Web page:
KS: You recently had a stint in Uganda. You however, did not stay long. How was it playing there?
EM: I left AFC Leopards after we had differences with the coach. I got an offer from Express FC in Uganda. I arrived in Kampala and met the patron/chairlady who introduced me to the team. Unfortunately while training in the second week in August I injured my knee which really made life difficult. The Express FC management saw that it was really expensive for them catering for me. In December, we parted ways on mutual consent. It was a great experience while I was there and I can say they are a good team and were very friendly.
KS: Alcoholism and high life have been said to be the two things that slowed down your career. How true is this?
EM: On alcoholism; Yes it came to a point in my career when I was stressed and depressed about my dip in form and the nasty words that people said about me. I would get abusive calls and messages that really affected me. I was depressed and wrongly sought consolation in alcohol. This worsened matters and it only helped in me missing training, not playing and eventually being a little too careless. It is something I regret to date. I however, learnt from my mistakes and I have to be thankful to my family and parents for being supportive. Allan Wanga, a close friend, also counseled me a lot on the need to focus. On money, I cannot say that it caused my career to slow down. Nonetheless, I am now mature, more focused and settled.
KS: Do you at times feel that you are judged harshly and misunderstood?
EM: Sometimes critics are there to either open your eyes or make you stronger. People talk, criticize, judge but I always say that people wouldn't care to talk about you if you are nothing. What people say at times may come out harshly because they misunderstand you. The criticism however, just makes me stronger.
KS: Kindly tell us about your education journey. How much is it to a footballer’s career? Do you plan to focus on education again later in life?
EM: I would advice Kenyan footballers to really consider education and use any slight opportunities to study or get training in particular courses. The career on the pitch is quite short and quite harsh. After my football career, I would wish to be a banker or human resource manager.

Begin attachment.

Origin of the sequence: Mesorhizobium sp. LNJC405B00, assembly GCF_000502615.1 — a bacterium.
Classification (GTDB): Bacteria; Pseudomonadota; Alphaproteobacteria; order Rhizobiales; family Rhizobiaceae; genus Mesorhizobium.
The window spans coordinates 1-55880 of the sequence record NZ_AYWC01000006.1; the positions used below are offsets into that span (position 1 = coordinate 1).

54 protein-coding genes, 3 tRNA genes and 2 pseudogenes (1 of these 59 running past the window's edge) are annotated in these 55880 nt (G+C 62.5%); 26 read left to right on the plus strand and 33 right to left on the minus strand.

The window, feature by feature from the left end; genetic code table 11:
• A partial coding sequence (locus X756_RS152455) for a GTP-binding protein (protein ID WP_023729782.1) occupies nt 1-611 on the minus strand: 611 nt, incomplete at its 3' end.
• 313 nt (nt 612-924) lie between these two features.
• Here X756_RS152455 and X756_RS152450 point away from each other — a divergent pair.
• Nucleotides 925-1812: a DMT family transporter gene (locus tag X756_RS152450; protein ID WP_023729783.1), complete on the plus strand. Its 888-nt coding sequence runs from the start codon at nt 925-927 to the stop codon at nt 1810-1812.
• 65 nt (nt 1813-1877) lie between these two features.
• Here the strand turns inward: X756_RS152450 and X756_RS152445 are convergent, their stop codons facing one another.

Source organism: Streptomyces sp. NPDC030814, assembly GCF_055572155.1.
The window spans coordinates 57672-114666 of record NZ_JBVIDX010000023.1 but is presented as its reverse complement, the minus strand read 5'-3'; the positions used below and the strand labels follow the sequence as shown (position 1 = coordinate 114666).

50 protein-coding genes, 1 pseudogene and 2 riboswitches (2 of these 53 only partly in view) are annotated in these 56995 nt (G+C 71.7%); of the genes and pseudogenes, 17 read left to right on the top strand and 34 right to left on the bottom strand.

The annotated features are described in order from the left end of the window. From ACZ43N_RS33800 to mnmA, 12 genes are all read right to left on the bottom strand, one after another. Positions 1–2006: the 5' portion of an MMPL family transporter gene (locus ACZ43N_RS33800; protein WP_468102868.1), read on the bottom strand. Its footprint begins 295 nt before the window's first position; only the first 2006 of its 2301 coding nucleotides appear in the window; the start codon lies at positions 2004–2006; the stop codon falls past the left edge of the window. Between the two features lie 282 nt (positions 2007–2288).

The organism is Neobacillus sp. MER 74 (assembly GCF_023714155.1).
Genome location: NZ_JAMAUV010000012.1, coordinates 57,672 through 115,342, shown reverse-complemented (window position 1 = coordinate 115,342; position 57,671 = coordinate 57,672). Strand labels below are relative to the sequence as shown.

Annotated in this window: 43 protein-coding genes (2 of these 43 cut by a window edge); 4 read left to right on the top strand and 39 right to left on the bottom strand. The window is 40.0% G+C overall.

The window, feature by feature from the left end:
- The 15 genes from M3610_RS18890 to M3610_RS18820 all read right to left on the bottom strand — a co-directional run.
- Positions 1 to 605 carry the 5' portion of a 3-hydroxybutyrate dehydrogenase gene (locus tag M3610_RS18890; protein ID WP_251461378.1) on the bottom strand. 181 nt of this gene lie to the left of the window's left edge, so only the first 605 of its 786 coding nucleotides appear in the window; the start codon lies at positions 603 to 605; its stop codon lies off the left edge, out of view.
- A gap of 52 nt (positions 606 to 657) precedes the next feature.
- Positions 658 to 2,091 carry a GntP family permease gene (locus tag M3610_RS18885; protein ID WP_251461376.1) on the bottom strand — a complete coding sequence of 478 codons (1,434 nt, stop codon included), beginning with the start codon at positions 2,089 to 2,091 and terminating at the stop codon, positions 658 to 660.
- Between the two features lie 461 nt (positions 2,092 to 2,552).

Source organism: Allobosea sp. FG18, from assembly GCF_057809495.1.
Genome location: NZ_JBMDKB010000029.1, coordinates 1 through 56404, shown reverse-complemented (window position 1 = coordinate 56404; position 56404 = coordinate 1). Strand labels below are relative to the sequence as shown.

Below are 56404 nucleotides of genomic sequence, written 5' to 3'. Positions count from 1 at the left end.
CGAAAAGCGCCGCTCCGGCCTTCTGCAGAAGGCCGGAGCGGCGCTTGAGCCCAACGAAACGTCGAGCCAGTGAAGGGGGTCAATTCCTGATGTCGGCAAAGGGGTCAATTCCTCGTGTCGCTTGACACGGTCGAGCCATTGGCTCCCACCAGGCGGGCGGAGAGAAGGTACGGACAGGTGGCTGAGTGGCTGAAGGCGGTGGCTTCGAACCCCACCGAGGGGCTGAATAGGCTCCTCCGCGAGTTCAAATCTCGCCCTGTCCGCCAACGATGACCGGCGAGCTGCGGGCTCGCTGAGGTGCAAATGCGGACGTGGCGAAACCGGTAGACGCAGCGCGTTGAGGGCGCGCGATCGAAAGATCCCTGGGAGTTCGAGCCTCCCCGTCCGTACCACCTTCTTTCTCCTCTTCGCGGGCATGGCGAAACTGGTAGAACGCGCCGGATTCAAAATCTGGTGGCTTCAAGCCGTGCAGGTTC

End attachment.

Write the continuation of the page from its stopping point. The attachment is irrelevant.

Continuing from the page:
KS: Critics say it is a step down for you to move to Ligi Ndogo. What necessitated this move? Are you also looking to start building again from the bottom?
EM: When I recovered from my knee injury, the transfer window was already shut. The coach of Ligi Ndogo met my at my business premise and offered me a chance to train with Ligi Ndogo until the next transfer window. I do not think it's a step down since the coach is a great tactician, the club is good in its own right and there are lots of young and talented players there. I respect the game of football, and I don't consider any club ‘small.’
KS: Have you considered retirement?
EM: Retirement has never crossed my mind I love football and I feel I still have lot to offer.
KS: What’s next for Eric Masika?
EM: I just want to be focussed on where I am playing now and also on personal business. I am a family man so I also want to dedicate more time and create more happiness there. I am looking ahead to a positive 2017. I wish to thank the critics for always pushing me and keeping Eric on his feet. To my fans, I am always thankful for their prayers, support and always believing in me.
KS: Thanks Eric! All the best ahead.